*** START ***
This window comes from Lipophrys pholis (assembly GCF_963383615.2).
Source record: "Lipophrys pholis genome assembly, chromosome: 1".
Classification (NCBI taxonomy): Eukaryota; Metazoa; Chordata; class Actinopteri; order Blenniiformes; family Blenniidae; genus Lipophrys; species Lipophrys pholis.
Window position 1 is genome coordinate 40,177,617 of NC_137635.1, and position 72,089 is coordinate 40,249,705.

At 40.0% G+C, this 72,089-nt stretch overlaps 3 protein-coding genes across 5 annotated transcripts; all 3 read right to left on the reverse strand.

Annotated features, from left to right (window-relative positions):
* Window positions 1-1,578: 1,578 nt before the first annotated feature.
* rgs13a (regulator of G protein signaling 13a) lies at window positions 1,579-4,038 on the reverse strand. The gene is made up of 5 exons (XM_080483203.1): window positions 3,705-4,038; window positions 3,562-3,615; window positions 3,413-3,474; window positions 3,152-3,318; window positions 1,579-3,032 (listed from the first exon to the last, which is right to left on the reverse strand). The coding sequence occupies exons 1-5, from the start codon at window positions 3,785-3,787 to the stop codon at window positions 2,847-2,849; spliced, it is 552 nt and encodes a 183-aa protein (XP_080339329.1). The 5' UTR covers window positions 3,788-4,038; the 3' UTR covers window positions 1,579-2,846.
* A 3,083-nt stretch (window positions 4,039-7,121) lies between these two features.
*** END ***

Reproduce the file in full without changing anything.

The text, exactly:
This window comes from Lipophrys pholis (assembly GCF_963383615.2).
Source record: "Lipophrys pholis genome assembly, chromosome: 1".
Classification (NCBI taxonomy): Eukaryota; Metazoa; Chordata; class Actinopteri; order Blenniiformes; family Blenniidae; genus Lipophrys; species Lipophrys pholis.
Window position 1 is genome coordinate 40,177,617 of NC_137635.1, and position 72,089 is coordinate 40,249,705.

At 40.0% G+C, this 72,089-nt stretch overlaps 3 protein-coding genes across 5 annotated transcripts; all 3 read right to left on the reverse strand.

Annotated features, from left to right (window-relative positions):
* Window positions 1-1,578: 1,578 nt before the first annotated feature.
* rgs13a (regulator of G protein signaling 13a) lies at window positions 1,579-4,038 on the reverse strand. The gene is made up of 5 exons (XM_080483203.1): window positions 3,705-4,038; window positions 3,562-3,615; window positions 3,413-3,474; window positions 3,152-3,318; window positions 1,579-3,032 (listed from the first exon to the last, which is right to left on the reverse strand). The coding sequence occupies exons 1-5, from the start codon at window positions 3,785-3,787 to the stop codon at window positions 2,847-2,849; spliced, it is 552 nt and encodes a 183-aa protein (XP_080339329.1). The 5' UTR covers window positions 3,788-4,038; the 3' UTR covers window positions 1,579-2,846.
* A 3,083-nt stretch (window positions 4,039-7,121) lies between these two features.